I really enjoy growing bush (and tall) varieties in large pots and containers, although bush varieties are the most suitable.
However, one of the biggest drawbacks is that pots and containers dry-out quickly leaving roots in dry soil which may cause other complications.
Dry roots are unable to absorb nutrients, the most obvious being calcium resulting in blossom end rot - BER.
This pic shows the bottom of a tomato affected with blossom end rot - the wall of the tomato was unable to develop fully owing to a lack of calcium because of dry roots.
The problem with dry roots is that you can water your containers and even though the surface looks as if the plant has been watered, beneath, there may be pockets of soil that remains bone dry.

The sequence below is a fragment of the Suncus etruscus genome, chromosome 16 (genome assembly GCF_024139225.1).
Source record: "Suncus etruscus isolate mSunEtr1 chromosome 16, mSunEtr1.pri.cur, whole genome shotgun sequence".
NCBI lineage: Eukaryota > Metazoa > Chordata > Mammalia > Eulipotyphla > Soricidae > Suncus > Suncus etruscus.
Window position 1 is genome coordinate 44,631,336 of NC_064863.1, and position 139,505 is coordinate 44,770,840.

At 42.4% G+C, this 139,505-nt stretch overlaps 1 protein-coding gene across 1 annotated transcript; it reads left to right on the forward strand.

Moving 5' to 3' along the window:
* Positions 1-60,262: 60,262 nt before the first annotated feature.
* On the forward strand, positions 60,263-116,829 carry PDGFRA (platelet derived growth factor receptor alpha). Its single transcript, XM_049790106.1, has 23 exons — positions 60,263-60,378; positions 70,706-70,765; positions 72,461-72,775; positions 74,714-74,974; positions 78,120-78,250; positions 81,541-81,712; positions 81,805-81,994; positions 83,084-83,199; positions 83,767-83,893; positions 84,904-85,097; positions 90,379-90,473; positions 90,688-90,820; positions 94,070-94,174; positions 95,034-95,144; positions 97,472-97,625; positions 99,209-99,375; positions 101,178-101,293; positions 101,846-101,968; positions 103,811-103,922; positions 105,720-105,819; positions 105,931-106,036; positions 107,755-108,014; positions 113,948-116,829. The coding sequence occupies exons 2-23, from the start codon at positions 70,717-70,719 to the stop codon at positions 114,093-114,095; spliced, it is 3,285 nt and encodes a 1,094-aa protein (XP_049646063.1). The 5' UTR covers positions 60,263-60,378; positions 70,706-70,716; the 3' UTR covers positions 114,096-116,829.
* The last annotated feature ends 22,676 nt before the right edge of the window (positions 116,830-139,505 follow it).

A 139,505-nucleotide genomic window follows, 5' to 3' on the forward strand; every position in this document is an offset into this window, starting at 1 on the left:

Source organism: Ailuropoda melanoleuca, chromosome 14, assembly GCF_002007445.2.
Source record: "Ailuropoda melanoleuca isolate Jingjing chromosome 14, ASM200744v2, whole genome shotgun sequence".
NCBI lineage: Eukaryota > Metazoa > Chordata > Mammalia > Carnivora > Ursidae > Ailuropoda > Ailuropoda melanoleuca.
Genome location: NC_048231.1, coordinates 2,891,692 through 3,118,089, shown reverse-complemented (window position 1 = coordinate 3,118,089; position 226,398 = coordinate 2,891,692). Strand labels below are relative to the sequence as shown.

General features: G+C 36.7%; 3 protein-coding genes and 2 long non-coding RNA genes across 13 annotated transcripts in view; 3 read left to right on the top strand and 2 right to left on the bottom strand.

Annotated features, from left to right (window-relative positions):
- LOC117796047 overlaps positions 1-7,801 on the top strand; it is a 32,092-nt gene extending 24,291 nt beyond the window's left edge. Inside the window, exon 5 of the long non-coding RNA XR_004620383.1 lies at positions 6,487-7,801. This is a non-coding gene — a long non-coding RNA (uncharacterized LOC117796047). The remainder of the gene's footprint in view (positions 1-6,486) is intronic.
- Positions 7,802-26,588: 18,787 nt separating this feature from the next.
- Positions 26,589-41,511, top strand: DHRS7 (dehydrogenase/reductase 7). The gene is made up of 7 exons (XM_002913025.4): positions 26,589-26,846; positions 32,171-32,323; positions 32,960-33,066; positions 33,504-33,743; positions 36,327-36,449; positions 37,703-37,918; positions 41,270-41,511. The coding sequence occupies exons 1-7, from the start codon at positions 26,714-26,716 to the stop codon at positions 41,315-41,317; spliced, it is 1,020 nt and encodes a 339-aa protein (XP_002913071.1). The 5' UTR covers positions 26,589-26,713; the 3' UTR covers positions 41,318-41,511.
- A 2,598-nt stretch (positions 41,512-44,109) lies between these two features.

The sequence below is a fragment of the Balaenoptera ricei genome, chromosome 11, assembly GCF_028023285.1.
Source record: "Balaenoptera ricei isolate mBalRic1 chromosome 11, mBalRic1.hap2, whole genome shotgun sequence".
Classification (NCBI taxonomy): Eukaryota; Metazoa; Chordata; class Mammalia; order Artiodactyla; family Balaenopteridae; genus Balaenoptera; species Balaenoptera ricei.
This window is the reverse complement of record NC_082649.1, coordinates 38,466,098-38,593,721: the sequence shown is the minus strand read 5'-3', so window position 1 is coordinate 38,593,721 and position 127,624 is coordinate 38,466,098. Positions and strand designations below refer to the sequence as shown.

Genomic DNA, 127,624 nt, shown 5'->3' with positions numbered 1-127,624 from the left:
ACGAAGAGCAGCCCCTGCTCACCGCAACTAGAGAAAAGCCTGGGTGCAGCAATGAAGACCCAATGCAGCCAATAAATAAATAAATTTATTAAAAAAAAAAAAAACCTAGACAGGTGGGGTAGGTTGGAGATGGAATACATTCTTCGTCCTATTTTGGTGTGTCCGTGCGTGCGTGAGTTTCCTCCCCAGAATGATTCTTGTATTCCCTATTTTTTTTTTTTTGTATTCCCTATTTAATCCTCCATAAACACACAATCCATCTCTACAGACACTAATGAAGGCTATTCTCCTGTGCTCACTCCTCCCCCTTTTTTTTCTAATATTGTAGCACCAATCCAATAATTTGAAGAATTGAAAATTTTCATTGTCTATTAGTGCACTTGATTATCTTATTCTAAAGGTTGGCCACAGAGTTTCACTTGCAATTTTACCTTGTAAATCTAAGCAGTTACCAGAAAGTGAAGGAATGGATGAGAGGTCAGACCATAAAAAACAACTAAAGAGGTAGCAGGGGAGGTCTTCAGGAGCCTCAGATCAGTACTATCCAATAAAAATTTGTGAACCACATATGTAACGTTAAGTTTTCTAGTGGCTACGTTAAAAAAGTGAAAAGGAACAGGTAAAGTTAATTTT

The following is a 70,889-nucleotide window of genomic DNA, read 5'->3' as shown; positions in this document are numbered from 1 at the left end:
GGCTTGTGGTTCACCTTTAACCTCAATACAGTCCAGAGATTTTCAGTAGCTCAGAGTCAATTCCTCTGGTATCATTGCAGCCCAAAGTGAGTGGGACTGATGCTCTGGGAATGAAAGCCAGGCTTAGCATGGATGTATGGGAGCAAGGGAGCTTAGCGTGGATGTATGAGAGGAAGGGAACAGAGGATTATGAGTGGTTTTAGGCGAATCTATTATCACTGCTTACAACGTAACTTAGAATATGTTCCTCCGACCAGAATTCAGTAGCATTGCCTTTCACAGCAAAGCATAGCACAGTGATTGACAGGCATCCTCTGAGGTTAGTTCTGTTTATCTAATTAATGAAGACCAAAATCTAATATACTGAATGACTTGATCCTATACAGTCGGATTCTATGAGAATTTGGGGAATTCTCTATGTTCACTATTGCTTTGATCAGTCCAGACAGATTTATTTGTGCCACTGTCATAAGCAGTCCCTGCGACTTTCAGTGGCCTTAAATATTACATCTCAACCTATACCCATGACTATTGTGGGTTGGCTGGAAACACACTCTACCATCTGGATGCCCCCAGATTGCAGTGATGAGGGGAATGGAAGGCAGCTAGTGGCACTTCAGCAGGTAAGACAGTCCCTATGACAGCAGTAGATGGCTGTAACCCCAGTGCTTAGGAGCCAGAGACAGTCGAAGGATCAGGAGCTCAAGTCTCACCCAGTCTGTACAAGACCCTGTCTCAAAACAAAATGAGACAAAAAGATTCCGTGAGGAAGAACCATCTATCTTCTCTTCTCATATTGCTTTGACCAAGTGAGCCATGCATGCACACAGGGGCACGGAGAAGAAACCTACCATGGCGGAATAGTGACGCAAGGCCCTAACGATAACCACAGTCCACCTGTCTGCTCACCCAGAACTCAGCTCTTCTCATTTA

The reason is that water always finds the easiest root out, and that could mean that half of your plants roots could be dry after watering and unable to absorb nutrients - in this case calcium.
A good way to water plants in containers:
Give them a good soaking every other day rather than a little each day - but don't keep the soil continually wet as roots also need air.
Of course if the weather is very warm and the plants are fruiting, you may need to water every day anyway!
However, the idea is that all of the root area should be in moist soil - for most of the time - which enables the roots to absorb the food they need.
One point to make is that I've never had a cherry tomato with blossom end rot - it is the medium and large varieties that are prone to calcium deficiency.
I took this photo of Tumbler about eight years ago and it shows the toms trailing over the side of the large pot. These days I grow Red Alert instead of Tumbler F1 because it is difficult to get the seeds and they were expensive!
The taste is also very similar .... more about taste in the next post.